Hello everyone! I hope everything is going well for you. I promise that this is my last Greek mythology-related book for at least a bit. I don’t want you all to think I only review one type of book anymore. I just have a soft spot for Greek mythology and I felt this book was perfect for Women’s History Month. If you want to you can check out my review of Natalie Haynes’ other book A Thousand Ships. This is her latest novel and it came out not too long ago. I can’t contain my excitement anymore so let’s finally talk about Stone Blind.
Content Warning: Discussions and Depictions of Sexual Assault
Medusa was once a young girl trying to find her place in the world. She lived a quiet life with her fellow Gorgons, Euryale and Sthenno. She also had wings and enjoyed the sea, her sister’s flock, and the birds who flew with her. One day, she decides to visit the temple of Athena. It is there she is assaulted by Poseidon, god of the sea. Unable to punish her uncle, Athena punishes Medusa by giving her snakes for hair and a gaze that can turn any living being to stone. Medusa decides to confine herself to her cave but is unaware that a young man named Perseus is on a quest to retrieve the head of a Gorgon.
Natalie Haynes delivers once again with a feminist retelling of one of the most classic Greek myths. This book follows a similar format to A Thousand Ships where it follows multiple characters who are all connected to the central myth. This was a quick read, but no less impactful, tragic, and thought-provoking. Haynes also incorporates many witticisms that make the characters more relatable or human, if you will. There is no denying that female rage and sadness are what lies at the heart of this story, though. Medusa really is a tragic figure and the other female characters, whether they are gods or mortals, are not exempt from crushing patriarchal standards. I don’t mean to go full English major here but this is a perfect book to dissect and examine. Before I go on a tangent, I am going to say go read Stone Blind as soon as you can and let your feminine rage consume you. We don’t just support women’s rights, we also support their wrongs.
Hi everyone! I hope you are holding up as the world behaves in strange ways. If there was ever a time when things were predictable and calm, I miss that time. Anyways, I am coming to you with my first long read of this year as this book comes in at about 650 and some pages. I am also genuinely surprised I haven’t seen more buzz surrounding this book either. Hopefully, this will jumpstart a conversation since I really want someone else to experience this. With that being said, let’s talk about Ordinary Monsters.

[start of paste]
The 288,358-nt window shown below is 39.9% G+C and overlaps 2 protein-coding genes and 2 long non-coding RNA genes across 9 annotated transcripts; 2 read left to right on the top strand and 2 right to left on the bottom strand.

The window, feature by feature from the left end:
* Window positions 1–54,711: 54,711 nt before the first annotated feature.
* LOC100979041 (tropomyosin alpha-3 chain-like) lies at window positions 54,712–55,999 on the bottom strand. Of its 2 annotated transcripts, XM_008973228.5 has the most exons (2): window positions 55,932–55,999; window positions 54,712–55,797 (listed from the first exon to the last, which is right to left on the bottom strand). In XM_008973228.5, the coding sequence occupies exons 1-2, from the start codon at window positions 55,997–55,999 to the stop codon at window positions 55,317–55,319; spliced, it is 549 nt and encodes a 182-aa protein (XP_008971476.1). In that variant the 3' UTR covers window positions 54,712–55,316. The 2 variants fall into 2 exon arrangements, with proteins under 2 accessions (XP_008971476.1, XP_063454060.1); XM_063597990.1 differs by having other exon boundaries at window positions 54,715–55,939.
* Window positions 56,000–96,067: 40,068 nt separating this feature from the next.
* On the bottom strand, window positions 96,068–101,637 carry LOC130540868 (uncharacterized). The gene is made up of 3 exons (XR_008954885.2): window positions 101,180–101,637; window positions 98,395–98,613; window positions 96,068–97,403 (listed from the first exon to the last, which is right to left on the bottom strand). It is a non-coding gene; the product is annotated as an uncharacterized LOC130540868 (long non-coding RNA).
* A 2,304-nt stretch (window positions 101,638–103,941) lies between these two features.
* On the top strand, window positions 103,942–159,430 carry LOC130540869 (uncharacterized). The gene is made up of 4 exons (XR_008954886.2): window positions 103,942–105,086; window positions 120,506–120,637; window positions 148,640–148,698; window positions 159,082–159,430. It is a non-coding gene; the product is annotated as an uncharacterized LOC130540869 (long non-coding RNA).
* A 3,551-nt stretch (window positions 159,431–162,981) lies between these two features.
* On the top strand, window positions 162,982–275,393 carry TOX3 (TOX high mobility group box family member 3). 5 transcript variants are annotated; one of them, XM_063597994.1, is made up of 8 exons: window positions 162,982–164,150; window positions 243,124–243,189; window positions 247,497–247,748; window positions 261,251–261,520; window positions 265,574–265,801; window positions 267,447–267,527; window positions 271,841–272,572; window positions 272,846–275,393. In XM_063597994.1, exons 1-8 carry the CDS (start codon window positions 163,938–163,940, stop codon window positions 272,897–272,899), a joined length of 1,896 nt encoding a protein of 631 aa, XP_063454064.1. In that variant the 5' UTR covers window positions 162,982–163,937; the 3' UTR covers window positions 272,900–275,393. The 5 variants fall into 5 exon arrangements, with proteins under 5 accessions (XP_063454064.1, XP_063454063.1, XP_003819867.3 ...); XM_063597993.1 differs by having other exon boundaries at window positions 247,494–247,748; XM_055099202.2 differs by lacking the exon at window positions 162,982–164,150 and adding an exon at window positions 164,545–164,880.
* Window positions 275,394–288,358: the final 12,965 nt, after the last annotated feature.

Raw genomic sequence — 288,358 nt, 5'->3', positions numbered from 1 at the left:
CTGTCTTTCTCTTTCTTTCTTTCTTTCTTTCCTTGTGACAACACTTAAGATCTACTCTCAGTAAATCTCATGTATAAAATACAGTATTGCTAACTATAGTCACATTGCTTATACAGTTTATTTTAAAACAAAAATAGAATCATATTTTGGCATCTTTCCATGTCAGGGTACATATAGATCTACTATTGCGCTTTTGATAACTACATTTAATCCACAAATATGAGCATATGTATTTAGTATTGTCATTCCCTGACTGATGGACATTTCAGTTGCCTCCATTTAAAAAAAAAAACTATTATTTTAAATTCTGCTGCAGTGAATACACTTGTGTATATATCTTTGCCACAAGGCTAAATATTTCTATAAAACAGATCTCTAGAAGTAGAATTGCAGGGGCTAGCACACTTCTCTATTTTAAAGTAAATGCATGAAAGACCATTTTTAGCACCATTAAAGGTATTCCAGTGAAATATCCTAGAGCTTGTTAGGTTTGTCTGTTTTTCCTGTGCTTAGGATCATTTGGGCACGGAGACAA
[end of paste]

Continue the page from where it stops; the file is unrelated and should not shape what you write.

Content Warning: Graphic Depictions of Violence, Extreme Bodily Harm, Depictions of Child Abuse, Supernatural Horror, Harsh Language, Violent Death Scenes
In Victorian-era London, a mysterious figure made of smoke is targeting children with strange abilities. Sixteen-year-old Charlie Ovid from Mississippi can heal from any injury inflicted on him. A gruff female detective, Alice Quicke, rescues him from an angry mob and brings him to England. While there, they find an orphaned boy named Marlowe who possesses abilities that no one has ever seen before. After being chased by the evil being made of dust, the boys come to Cairndale in Scotland, which was built for children with talents like theirs. They meet a Japanese girl named Komako who can control dust, a teen girl calling herself Ribs who can turn invisible, and a young Polish boy named Oskar who can create monsters out of flesh. Charlie, Marlowe, and the others soon learn that Cairndale is sitting over a portal between the living and the dead that is on the brink of collapse. The children must learn the limits of their powers to prevent the dead from invading the world of the living and fight the monster hunting them down.